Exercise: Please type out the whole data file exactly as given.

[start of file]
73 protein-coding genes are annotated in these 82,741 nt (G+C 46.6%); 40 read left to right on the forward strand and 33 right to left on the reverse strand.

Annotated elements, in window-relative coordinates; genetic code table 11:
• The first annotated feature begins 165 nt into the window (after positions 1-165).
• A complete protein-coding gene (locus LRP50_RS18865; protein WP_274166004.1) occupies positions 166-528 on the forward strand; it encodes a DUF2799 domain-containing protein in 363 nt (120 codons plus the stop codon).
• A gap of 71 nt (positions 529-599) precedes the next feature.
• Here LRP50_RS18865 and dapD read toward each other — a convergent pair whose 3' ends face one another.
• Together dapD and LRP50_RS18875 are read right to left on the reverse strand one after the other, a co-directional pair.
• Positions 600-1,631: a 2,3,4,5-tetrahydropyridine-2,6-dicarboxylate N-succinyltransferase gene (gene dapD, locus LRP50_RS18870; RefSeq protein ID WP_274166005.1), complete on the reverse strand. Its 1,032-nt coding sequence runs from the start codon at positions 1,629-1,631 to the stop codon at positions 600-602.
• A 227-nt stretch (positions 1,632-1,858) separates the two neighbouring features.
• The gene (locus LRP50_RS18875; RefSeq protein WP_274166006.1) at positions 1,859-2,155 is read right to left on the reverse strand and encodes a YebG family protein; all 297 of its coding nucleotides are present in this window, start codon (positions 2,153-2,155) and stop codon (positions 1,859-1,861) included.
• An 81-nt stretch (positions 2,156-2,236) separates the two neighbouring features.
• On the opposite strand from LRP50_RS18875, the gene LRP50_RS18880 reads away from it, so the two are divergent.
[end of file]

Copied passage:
73 protein-coding genes are annotated in these 82,741 nt (G+C 46.6%); 40 read left to right on the forward strand and 33 right to left on the reverse strand.

Annotated elements, in window-relative coordinates; genetic code table 11:
• The first annotated feature begins 165 nt into the window (after positions 1-165).
• A complete protein-coding gene (locus LRP50_RS18865; protein WP_274166004.1) occupies positions 166-528 on the forward strand; it encodes a DUF2799 domain-containing protein in 363 nt (120 codons plus the stop codon).
• A gap of 71 nt (positions 529-599) precedes the next feature.
• Here LRP50_RS18865 and dapD read toward each other — a convergent pair whose 3' ends face one another.
• Together dapD and LRP50_RS18875 are read right to left on the reverse strand one after the other, a co-directional pair.
• Positions 600-1,631: a 2,3,4,5-tetrahydropyridine-2,6-dicarboxylate N-succinyltransferase gene (gene dapD, locus LRP50_RS18870; RefSeq protein ID WP_274166005.1), complete on the reverse strand. Its 1,032-nt coding sequence runs from the start codon at positions 1,629-1,631 to the stop codon at positions 600-602.
• A 227-nt stretch (positions 1,632-1,858) separates the two neighbouring features.
• The gene (locus LRP50_RS18875; RefSeq protein WP_274166006.1) at positions 1,859-2,155 is read right to left on the reverse strand and encodes a YebG family protein; all 297 of its coding nucleotides are present in this window, start codon (positions 2,153-2,155) and stop codon (positions 1,859-1,861) included.
• An 81-nt stretch (positions 2,156-2,236) separates the two neighbouring features.
• On the opposite strand from LRP50_RS18875, the gene LRP50_RS18880 reads away from it, so the two are divergent.